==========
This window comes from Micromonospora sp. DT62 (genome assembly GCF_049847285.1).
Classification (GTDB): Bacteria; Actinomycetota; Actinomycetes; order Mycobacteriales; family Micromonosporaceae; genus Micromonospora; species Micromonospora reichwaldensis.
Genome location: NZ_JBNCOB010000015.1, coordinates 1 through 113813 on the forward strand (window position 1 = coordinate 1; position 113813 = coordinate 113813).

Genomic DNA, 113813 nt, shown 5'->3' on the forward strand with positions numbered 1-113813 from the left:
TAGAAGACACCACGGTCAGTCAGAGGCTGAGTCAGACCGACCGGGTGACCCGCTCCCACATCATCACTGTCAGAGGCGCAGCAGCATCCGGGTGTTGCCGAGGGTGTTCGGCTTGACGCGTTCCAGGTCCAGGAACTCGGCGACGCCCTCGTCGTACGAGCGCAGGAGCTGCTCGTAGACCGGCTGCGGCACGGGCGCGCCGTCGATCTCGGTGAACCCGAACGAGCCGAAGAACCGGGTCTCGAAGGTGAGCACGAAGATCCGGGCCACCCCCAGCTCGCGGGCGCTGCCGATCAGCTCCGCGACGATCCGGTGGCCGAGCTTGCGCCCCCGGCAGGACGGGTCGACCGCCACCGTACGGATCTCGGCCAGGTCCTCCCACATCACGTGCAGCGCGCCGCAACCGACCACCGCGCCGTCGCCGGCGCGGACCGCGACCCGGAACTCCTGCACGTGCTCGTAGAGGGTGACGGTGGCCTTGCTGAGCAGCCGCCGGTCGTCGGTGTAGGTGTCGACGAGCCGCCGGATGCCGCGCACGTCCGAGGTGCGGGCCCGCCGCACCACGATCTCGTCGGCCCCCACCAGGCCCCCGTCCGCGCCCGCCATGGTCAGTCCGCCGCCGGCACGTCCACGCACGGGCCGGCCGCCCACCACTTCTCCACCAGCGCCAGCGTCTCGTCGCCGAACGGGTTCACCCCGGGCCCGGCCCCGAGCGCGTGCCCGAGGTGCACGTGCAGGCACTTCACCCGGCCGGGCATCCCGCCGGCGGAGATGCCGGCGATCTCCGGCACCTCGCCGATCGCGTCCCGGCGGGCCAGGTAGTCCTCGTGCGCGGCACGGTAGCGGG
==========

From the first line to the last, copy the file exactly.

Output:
This window comes from Micromonospora sp. DT62 (genome assembly GCF_049847285.1).
Classification (GTDB): Bacteria; Actinomycetota; Actinomycetes; order Mycobacteriales; family Micromonosporaceae; genus Micromonospora; species Micromonospora reichwaldensis.
Genome location: NZ_JBNCOB010000015.1, coordinates 1 through 113813 on the forward strand (window position 1 = coordinate 1; position 113813 = coordinate 113813).

Genomic DNA, 113813 nt, shown 5'->3' on the forward strand with positions numbered 1-113813 from the left:
TAGAAGACACCACGGTCAGTCAGAGGCTGAGTCAGACCGACCGGGTGACCCGCTCCCACATCATCACTGTCAGAGGCGCAGCAGCATCCGGGTGTTGCCGAGGGTGTTCGGCTTGACGCGTTCCAGGTCCAGGAACTCGGCGACGCCCTCGTCGTACGAGCGCAGGAGCTGCTCGTAGACCGGCTGCGGCACGGGCGCGCCGTCGATCTCGGTGAACCCGAACGAGCCGAAGAACCGGGTCTCGAAGGTGAGCACGAAGATCCGGGCCACCCCCAGCTCGCGGGCGCTGCCGATCAGCTCCGCGACGATCCGGTGGCCGAGCTTGCGCCCCCGGCAGGACGGGTCGACCGCCACCGTACGGATCTCGGCCAGGTCCTCCCACATCACGTGCAGCGCGCCGCAACCGACCACCGCGCCGTCGCCGGCGCGGACCGCGACCCGGAACTCCTGCACGTGCTCGTAGAGGGTGACGGTGGCCTTGCTGAGCAGCCGCCGGTCGTCGGTGTAGGTGTCGACGAGCCGCCGGATGCCGCGCACGTCCGAGGTGCGGGCCCGCCGCACCACGATCTCGTCGGCCCCCACCAGGCCCCCGTCCGCGCCCGCCATGGTCAGTCCGCCGCCGGCACGTCCACGCACGGGCCGGCCGCCCACCACTTCTCCACCAGCGCCAGCGTCTCGTCGCCGAACGGGTTCACCCCGGGCCCGGCCCCGAGCGCGTGCCCGAGGTGCACGTGCAGGCACTTCACCCGGCCGGGCATCCCGCCGGCGGAGATGCCGGCGATCTCCGGCACCTCGCCGATCGCGTCCCGGCGGGCCAGGTAGTCCTCGTGCGCGGCACGGTAGCGGG